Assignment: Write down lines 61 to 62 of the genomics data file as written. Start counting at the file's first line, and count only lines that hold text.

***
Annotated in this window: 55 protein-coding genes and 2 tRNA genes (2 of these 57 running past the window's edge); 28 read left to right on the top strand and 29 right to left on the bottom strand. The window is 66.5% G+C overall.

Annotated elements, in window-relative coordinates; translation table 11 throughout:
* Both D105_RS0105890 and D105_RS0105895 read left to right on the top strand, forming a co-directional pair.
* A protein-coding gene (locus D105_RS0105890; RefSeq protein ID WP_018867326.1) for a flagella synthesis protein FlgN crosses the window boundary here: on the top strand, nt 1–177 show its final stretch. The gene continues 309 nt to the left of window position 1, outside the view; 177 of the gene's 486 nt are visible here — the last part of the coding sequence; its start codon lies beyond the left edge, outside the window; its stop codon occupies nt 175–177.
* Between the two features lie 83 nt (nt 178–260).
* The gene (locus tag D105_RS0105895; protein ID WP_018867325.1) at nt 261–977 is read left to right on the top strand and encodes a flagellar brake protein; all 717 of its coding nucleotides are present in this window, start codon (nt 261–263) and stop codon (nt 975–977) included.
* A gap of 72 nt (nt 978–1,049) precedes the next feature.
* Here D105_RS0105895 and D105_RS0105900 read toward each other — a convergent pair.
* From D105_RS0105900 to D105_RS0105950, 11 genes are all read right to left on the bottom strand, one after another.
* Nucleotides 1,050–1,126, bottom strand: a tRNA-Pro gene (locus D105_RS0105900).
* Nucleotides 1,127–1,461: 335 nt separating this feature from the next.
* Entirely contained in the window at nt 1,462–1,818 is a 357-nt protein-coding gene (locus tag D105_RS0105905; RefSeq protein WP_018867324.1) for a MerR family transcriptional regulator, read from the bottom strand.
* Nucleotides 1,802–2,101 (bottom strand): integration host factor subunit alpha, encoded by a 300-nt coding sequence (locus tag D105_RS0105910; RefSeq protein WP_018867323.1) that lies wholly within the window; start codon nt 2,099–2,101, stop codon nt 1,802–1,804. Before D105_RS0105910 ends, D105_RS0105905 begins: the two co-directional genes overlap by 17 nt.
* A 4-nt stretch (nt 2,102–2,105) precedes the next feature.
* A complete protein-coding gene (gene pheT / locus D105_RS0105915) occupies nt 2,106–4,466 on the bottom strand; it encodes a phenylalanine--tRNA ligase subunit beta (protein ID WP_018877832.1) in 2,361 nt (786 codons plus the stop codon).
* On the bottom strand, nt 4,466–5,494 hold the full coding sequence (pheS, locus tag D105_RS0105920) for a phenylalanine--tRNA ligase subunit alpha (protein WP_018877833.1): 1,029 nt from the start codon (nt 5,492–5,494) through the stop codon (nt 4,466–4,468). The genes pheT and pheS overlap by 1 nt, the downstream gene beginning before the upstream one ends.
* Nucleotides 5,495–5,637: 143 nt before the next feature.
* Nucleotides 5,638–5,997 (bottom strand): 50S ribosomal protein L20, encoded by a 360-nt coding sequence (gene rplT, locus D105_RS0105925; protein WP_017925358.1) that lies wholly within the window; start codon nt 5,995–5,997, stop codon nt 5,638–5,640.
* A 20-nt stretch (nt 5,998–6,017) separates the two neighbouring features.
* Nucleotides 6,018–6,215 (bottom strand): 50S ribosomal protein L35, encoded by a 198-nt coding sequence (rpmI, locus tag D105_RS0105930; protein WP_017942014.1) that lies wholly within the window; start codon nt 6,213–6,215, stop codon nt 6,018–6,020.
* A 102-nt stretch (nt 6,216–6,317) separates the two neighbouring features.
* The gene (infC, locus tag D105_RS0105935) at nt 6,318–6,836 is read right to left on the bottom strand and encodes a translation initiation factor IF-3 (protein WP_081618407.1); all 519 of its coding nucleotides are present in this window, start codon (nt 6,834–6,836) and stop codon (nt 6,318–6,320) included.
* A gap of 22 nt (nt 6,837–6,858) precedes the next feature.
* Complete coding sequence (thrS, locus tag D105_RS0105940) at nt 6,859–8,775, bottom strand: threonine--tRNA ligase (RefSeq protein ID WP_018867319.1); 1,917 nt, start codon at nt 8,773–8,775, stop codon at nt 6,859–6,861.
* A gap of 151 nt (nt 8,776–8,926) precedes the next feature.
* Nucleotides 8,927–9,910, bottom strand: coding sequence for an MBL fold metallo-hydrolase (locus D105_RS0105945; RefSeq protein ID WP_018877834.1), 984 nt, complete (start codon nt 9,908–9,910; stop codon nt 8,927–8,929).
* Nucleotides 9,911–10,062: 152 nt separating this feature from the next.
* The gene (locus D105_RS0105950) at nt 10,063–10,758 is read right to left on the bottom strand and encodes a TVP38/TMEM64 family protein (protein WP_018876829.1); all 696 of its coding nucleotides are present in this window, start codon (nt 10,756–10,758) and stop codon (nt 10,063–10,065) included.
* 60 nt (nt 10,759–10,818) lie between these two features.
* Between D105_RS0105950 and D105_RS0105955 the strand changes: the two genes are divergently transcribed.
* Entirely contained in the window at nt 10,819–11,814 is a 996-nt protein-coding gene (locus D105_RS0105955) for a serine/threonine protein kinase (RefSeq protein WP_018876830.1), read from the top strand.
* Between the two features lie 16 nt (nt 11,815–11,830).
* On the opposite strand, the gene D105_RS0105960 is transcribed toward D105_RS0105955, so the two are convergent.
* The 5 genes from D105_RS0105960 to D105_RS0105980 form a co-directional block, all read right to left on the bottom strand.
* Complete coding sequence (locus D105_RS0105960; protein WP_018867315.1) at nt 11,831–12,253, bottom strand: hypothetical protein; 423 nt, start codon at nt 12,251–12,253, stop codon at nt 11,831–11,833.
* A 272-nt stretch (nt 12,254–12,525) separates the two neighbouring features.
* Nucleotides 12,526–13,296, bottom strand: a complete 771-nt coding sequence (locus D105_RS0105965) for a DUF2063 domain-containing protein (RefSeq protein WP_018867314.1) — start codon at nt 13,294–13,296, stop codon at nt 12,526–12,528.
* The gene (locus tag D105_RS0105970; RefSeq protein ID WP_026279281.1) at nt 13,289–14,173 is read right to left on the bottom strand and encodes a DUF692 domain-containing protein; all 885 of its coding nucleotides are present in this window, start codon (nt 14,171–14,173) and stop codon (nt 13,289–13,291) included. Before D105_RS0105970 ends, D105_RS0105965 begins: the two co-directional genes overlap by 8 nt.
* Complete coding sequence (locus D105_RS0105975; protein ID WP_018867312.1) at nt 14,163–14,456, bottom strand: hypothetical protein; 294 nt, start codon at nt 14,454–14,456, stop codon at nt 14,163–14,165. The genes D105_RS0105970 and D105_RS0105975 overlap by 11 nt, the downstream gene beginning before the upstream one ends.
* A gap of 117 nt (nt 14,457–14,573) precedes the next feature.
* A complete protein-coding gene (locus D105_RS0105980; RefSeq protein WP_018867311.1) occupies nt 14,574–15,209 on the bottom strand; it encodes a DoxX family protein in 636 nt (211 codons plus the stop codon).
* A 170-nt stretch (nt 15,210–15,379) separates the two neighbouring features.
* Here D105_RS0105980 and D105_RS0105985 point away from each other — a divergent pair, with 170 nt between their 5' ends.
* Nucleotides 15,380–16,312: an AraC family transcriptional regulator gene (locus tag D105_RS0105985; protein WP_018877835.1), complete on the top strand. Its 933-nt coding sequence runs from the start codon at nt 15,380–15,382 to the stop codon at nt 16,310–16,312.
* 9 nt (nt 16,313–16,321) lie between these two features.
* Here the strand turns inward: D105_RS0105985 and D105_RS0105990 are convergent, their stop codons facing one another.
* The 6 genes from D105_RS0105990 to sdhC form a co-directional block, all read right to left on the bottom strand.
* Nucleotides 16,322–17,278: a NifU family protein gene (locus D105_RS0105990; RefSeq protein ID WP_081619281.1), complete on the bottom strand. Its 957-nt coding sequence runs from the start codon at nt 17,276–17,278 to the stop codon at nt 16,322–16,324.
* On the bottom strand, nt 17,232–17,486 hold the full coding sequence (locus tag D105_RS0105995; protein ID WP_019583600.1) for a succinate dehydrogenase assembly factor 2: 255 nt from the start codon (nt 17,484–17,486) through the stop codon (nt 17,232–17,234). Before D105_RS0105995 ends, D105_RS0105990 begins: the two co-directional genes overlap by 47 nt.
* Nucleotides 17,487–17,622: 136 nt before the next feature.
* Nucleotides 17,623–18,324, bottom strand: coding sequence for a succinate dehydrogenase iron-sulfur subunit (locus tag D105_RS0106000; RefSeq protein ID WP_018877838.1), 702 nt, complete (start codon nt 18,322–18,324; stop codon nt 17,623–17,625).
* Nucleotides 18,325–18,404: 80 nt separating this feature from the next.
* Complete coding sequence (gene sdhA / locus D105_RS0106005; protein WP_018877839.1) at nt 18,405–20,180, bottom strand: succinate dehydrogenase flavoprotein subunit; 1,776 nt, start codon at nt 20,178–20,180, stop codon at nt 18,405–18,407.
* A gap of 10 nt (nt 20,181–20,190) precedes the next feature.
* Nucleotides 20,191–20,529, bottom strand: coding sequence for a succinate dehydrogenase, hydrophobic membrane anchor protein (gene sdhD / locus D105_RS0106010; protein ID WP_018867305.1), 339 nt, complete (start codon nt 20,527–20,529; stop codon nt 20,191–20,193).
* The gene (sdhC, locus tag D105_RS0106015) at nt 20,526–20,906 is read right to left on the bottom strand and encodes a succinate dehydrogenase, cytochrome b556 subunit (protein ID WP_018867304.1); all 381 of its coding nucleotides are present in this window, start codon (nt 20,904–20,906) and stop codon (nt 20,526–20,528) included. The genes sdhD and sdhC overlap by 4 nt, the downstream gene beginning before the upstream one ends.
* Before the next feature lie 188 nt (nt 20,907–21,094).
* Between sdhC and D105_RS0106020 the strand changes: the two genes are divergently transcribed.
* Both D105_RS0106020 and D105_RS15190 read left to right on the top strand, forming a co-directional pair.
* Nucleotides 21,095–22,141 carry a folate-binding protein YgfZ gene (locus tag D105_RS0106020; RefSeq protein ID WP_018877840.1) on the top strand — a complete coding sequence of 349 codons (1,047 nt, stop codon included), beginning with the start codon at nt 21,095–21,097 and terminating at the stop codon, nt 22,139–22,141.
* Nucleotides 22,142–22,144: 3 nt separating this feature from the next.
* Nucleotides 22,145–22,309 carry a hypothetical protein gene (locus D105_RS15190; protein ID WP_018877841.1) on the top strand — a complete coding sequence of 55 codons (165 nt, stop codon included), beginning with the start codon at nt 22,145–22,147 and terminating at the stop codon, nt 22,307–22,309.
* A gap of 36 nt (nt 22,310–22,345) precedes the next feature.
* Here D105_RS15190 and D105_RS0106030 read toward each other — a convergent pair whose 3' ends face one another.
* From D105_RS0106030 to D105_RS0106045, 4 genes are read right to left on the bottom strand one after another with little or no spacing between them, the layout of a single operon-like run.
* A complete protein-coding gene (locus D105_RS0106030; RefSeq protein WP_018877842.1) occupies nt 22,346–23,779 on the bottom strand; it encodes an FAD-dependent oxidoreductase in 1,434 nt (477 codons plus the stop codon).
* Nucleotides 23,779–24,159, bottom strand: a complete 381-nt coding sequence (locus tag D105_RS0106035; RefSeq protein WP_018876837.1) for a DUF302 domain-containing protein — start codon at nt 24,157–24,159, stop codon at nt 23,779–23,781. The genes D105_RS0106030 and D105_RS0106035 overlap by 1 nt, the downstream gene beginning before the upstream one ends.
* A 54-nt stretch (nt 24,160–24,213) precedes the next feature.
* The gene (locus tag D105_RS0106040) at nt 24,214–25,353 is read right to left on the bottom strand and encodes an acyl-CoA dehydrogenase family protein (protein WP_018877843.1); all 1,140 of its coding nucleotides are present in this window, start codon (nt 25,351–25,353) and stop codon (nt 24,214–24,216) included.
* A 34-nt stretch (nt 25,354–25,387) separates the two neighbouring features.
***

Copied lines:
* Nucleotides 22,142–22,144: 3 nt separating this feature from the next.
* Nucleotides 22,145–22,309 carry a hypothetical protein gene (locus D105_RS15190; protein ID WP_018877841.1) on the top strand — a complete coding sequence of 55 codons (165 nt, stop codon included), beginning with the start codon at nt 22,145–22,147 and terminating at the stop codon, nt 22,307–22,309.